Figures 4(a) and 4(b) give the Raman shift data of each film without loading. In Figure 4(a), the Raman shifts (average of 21 points) in nine different polarization directions are almost similar. In Figure 4(b), the Raman shifts (average of nine polarization directions) of 21 different points are also accordant. All these results show that the CNTs disperse uniformly inside both Film-I and Film-II.

fig4
Figure 4: (a) Raman shifts (average of 21 points) at nine different polarization directions without loading. (b) Raman shifts (average of nine polarization directions) of 21 different points without loading.

Figure 5(a) gives the results of the calibration experiment on Film-I, which show that the Raman shift change of polarization directions 0°, 45°, and 90° (ΔΩ(0), ΔΩ(45), and ΔΩ(90)) maintains satisfactory linearity in 1.0% strain extent. Whenexceeds this extent, the Raman shift change becomes nonlinear. Hence, the segment inside this strain extent represents the measuring range of Film-I as strain sensor. Similarly, Figure 5(b) gives the results of the calibration experiment of Film-II, showing the measuring range of 0.4%.

fig5
Figure 5: The results of the calibration experiments on (a) Film-I and (b) Film-II.

The data in the linear segments were fitted (shown in Figure 5). Meanwhile, (5) was concluded by using the partial derivative of the first equation of (4), The fitted data in Figure 5 were substituted into (5), achieving the strain-Raman shift coefficients of each CNT film as a strain sensor. For the CNT film made by the ultrasonic blending method, . Similarly, for the film made by the coating-transfer method, .

There are obvious differences of the sensing properties (listed in Table 1) between two CNT films, which are mainly caused by the interfacial strength and rigidity between the carbon nanotubes and epoxy matrix. The CNT/epoxy interfaces in Film-I have higher average strength, showing a relative large measuring range. The interface in Film-II behaves more rigidly, corresponding to a bigger sensitivity. Such differences provide diversified choices for application.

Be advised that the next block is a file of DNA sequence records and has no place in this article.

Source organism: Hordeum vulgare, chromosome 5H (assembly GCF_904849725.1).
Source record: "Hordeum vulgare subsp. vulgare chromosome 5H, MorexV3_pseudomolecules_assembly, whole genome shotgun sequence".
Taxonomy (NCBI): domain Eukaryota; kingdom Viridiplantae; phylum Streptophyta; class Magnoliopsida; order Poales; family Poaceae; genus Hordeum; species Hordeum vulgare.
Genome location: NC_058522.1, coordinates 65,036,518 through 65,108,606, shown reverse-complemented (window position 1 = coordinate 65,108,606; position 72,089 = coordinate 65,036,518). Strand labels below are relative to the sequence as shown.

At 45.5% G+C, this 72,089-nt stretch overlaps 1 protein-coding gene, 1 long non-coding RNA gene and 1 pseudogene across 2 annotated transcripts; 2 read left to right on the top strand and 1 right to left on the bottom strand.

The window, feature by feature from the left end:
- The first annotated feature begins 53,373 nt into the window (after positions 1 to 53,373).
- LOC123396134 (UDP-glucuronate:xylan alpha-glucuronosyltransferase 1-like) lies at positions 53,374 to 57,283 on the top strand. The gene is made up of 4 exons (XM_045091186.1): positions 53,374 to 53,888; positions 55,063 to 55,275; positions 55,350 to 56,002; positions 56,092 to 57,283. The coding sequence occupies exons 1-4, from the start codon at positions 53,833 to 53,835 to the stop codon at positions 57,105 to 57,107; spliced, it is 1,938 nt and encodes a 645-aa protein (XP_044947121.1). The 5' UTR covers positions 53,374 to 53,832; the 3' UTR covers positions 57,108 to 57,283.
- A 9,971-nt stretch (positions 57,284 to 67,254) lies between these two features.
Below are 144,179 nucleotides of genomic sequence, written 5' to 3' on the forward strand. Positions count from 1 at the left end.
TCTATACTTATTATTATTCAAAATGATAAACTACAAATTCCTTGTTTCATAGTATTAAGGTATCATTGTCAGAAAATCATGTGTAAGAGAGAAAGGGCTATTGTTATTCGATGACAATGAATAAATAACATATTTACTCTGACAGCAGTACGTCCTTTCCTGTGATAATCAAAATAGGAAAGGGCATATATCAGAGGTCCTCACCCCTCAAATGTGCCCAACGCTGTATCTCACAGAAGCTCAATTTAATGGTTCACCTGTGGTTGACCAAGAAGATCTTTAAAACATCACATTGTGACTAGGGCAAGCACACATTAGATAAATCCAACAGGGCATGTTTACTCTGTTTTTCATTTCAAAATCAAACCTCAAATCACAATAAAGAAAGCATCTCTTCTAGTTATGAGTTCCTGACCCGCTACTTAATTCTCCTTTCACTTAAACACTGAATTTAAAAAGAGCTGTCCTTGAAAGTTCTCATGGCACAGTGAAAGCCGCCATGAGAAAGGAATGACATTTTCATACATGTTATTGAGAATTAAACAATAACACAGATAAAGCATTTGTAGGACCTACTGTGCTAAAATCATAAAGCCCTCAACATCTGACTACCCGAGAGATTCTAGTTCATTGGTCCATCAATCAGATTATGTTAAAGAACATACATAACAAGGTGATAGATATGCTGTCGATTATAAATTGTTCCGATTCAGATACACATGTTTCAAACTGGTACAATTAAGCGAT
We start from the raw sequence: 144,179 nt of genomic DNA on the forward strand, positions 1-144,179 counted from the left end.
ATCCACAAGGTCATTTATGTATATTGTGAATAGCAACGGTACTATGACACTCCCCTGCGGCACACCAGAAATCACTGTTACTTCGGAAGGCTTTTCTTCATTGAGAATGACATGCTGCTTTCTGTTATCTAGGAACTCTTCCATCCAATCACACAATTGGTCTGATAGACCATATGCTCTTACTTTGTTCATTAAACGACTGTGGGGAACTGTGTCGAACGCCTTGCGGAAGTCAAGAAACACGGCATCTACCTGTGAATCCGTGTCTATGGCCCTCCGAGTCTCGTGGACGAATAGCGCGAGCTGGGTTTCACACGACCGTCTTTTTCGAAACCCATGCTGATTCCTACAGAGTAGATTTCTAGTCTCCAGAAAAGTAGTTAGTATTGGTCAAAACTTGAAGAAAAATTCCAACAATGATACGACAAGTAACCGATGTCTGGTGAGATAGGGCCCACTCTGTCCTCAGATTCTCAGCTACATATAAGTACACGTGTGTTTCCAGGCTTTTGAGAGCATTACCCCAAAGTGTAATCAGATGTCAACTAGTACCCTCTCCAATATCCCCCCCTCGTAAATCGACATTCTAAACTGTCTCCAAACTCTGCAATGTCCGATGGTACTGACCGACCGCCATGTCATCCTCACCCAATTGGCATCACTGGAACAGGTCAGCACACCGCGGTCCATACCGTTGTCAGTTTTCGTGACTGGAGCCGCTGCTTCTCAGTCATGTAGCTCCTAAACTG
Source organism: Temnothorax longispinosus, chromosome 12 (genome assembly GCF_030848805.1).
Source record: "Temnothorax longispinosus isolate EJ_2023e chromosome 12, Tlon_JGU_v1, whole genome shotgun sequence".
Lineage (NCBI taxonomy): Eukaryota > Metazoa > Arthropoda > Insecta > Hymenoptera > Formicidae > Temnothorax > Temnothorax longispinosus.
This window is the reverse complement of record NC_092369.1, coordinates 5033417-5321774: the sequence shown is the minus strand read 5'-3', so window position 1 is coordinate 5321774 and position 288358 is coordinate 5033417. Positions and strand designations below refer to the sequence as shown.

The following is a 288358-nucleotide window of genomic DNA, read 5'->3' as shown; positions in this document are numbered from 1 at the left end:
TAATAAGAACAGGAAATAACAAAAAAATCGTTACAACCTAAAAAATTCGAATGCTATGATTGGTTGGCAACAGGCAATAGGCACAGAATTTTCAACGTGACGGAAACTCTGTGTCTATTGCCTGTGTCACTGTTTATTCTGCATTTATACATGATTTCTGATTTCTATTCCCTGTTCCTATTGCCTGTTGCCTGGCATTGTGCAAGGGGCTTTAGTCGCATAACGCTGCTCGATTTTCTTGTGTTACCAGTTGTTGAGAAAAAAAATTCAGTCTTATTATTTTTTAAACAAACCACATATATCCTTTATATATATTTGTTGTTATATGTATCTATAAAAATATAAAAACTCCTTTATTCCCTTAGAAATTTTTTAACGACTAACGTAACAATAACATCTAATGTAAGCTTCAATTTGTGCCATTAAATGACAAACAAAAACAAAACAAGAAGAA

tab1
Table 1: Strain-sensing properties of CNT films prepared by different methods.
3.4. Standard Procedure

As shown in Figure 6, the standard procedure of strain measurements using a CNT strain sensor is as follows. A CNT film is prepared on the surface of the measured microdevice. The sample is put into the microscope of the cofocus micro-Raman spectrometer, whose polarization is controlled with the dual coordination configuration by using the transformed continuous polarizer. The laser is focused on the CNT film using a high magnification lens with a sampling spot of 1 to 2 μm, where there exist thousands of randomly oriented CNT individuals. The Raman spectra of every sampling spot with different polarization angles, such as 0°, 45°, and 90°, are detected before and after deformation. The G’ peak of the spectra near 2650 cm−1 are fitted by using a Gauss or Lorenz function. The Raman shift increments are substituted into (4); hence, all the strain components of the sampling spot are obtained. Through Raman mapping, the distribution field of each strain component may be achieved.

406154.fig.006
Figure 6: The standard procedure of strain measurements using the CNT strain sensor.

4. Applications and Discussions